Microsoft has lost its attempt to delay European Commission sanctions [PDF, 302 pps.] ordered by the
EU's Court of First Instance. Here's the order [click on the top link]. The press release from The Court of First Instance is available as a PDF from this page. The court rejected Microsoft's application "in its entirety." The company hasn't decided yet whether to appeal to the higher European Court of Justice. Yesterday it said it probably would not.
"We need to focus on doing an excellent job with complying with today's decision," Microsoft general counsel Brad Smith said in a conference call with reporters. That includes sharing technical information so other software and hardware manufacturers can develop products that work with Microsoft's Windows.
Microsoft immediately announced that it will create a website later today to begin processing requests for the interoperability information. It will unbundle Media Player by January, it says.
Microsoft has now twice been convicted of abusing its monopoly, once in the US and now in Europe, and let's all keep that clearly in mind when they tell us and show us that they would like to set up a software patent club. And I wish to thank the SAMBA team, FSF Europe for carrying the legal burden necessary to make this happen, and RealNetworks for *not* dropping out of the EU antitrust process. This is a victory for them.
Here's the FSF-Europe Microsoft EU litigation page, where you can find
links to documents they submitted along with the SAMBA team to the EC and their motion to intervene before the EU. The page also contains a nice explanation why the EC decision is not a perfect outcome for F/OSS.
Speaking of thanking people, here's the FSF Europe statement on the Microsoft ruling:
"Those who value freedom and competition have received two nice
Christmas gifts this week. First, new EU member Poland does not allow
the introduction of innovation- and job-killer software patents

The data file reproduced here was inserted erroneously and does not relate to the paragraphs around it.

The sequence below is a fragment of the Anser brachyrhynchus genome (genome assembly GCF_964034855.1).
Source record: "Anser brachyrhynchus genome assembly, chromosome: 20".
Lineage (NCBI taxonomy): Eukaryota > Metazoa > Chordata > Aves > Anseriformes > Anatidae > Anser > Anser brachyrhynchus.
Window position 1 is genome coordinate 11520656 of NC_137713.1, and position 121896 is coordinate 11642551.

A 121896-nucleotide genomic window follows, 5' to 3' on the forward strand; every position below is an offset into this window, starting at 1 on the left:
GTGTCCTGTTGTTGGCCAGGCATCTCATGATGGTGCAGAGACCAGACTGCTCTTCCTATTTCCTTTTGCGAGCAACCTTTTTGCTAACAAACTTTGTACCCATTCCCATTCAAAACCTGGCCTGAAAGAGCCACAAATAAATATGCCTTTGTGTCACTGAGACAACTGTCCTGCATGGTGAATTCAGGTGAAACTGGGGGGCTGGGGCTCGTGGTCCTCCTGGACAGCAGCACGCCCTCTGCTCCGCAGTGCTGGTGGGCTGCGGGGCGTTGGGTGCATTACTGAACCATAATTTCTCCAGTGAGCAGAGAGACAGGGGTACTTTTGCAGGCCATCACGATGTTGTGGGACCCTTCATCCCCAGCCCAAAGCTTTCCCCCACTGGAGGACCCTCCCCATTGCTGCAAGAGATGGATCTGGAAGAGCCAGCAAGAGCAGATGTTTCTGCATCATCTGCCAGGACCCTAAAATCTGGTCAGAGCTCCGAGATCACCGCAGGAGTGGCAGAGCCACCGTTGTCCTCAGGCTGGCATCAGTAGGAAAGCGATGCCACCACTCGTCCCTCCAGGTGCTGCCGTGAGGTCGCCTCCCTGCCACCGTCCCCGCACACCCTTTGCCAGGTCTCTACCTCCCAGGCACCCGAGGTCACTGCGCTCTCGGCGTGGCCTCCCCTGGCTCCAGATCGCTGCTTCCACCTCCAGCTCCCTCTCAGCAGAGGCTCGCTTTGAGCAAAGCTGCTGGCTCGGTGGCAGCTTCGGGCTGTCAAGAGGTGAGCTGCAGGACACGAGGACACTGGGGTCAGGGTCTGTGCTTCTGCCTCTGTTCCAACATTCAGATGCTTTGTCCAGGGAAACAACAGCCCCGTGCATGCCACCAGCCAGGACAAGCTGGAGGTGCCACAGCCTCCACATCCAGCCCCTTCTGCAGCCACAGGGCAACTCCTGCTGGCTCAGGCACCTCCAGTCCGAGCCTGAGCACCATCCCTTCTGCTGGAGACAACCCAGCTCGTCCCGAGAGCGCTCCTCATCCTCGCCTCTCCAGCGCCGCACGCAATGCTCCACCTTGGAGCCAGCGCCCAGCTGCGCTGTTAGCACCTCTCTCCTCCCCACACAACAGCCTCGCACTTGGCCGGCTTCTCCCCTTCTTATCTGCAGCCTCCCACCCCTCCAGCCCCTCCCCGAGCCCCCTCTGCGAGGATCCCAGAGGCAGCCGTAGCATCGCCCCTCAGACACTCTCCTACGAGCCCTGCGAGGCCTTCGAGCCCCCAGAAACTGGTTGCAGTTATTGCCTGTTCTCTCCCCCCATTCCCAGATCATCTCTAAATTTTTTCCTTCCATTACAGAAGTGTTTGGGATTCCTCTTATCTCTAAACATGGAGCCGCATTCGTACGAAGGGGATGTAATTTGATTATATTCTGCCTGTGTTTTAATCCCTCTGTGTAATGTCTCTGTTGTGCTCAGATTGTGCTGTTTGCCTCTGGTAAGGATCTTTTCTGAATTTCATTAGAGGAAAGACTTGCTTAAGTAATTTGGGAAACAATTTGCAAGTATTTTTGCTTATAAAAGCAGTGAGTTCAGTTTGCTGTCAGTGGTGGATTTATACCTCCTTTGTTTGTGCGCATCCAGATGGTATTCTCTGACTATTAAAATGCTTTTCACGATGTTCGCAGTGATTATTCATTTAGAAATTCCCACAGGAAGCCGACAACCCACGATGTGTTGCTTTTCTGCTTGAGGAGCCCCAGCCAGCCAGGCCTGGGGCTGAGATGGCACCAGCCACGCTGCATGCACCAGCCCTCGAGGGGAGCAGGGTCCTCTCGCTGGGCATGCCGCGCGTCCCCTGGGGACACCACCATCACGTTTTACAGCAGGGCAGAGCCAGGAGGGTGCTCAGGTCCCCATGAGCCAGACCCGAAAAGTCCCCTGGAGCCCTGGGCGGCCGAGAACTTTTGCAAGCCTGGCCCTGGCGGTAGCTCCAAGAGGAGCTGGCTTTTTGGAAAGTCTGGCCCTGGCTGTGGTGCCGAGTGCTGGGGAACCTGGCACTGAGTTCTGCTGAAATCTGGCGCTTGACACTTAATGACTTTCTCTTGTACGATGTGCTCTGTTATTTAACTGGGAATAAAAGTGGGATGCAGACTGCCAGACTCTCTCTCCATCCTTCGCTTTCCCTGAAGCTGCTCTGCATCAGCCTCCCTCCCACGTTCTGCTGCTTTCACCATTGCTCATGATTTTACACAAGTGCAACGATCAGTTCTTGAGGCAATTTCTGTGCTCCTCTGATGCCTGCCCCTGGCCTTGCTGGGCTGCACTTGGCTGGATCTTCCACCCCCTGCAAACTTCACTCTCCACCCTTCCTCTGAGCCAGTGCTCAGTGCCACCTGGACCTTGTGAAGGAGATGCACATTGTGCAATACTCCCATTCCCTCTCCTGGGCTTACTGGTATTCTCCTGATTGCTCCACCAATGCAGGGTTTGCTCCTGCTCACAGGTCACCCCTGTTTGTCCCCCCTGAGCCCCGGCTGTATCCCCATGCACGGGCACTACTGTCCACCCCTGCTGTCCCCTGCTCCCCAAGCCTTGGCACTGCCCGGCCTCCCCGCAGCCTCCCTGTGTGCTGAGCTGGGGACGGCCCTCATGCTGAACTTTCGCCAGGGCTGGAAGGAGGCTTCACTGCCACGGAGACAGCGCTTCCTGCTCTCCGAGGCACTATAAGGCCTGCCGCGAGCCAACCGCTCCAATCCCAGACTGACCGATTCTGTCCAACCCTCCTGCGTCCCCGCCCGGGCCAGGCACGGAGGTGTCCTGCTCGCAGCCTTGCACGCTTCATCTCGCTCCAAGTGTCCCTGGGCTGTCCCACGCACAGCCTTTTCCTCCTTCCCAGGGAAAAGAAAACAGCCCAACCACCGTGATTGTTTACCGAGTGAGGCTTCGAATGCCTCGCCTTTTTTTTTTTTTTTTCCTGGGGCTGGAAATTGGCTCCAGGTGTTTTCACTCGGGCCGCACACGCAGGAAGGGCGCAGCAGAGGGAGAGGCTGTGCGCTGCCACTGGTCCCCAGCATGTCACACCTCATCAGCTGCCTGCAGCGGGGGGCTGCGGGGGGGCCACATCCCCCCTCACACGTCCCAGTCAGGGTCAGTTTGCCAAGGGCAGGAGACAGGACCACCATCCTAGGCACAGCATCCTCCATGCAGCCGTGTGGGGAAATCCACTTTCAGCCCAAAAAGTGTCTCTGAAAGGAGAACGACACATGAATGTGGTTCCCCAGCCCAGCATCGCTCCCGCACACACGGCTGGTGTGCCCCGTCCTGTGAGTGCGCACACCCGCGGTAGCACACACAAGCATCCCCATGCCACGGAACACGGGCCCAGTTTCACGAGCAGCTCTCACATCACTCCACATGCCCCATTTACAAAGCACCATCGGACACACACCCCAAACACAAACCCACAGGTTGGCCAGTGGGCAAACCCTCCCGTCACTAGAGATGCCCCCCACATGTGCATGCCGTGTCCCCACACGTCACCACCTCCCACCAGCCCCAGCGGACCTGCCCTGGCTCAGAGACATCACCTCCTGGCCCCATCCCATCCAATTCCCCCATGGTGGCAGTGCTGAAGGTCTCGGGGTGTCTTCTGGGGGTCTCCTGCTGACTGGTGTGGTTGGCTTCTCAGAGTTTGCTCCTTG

through the diplomatic back-door. And now the European Court decides
that Microsoft should not get another four years to further harm its
competition" says Georg Greve, President of the Free Software Foundation
Bo Versterdorf, President of the European Court, has today rejected
Microsoft's appeal to delay execution of the sanctions. Microsoft has
been forced by European Commission to publish technical information
about the interfaces of their Windows operating system to enable
competitors to reach interoperability between their systems and Windows.
While the software giant claimed that following the tradition of the
technical industry to publish formats and standards will do irreparable
harm to them judge Bo Vesterdorf agreed with European Commission and
FSFE that this was not a convincing thesis.
Legal and technical competence brought in by the Samba Team and FSFE in
the process helped the European Commission to resist to the attack of
the most important law firms in Europe. The Free Software community,
represented by lawyer Carlo Piana, kept defending european consumers and
the interests of European citizens and of all companies that base their
business on Free Software.
"Microsoft now will have to explain how they have arbitrarily modified
public standards they use in their servers and work hard to re-establish
competition in the small server market. On the other end we are sure
that it is an opportunity for the market to compete on quality of code
and services, respecting interoperability" says Carlo Piana.
"This is a great success of an international community that is really
able to coordinate and obtain excellent results: technical, legal and
political. We have always thought that Microsoft's arguments were
poor and we are glad we were able to explain this to the judge so well"
says Stefano Maffulli, Italian Chancellor of the FSFE.
But this success did in fact cost something: the FSFE, who played
an important role in the decision, was only able to put this much
resources into these cases due to the ongoing financial support from the
Free Software community as well as from several companies. "The more
donations we get, the more we will be able to extend our engagement for
Europe's freedom from monopolisation", Stefano Maffulli concludes.
About the Free Software Foundation Europe:
The Free Software Foundation Europe (FSFE) is a charitable
non-governmental organisation dedicated to all aspects of Free
Software in Europe. Access to software determines who may participate
in a digital society. Therefore the Freedoms to use, copy, modify and
redistribute software - as described in the Free Software definition-
allow equal participation in the information age. Creating awareness
for these issues, securing Free Software politically and legally, and
giving people Freedom by supporting development of Free Software are
central issues of the FSFE. The FSFE was founded in 2001 as the
European sister organisation of the Free Software Foundation in the
Further information: http://www.fsfeurope.org
We've all seen the legal bills incurred by SCO in its various litigations, so that should give you an idea of how expensive it is to litigate. The more money donated to help fight back, the more effective FSF can be.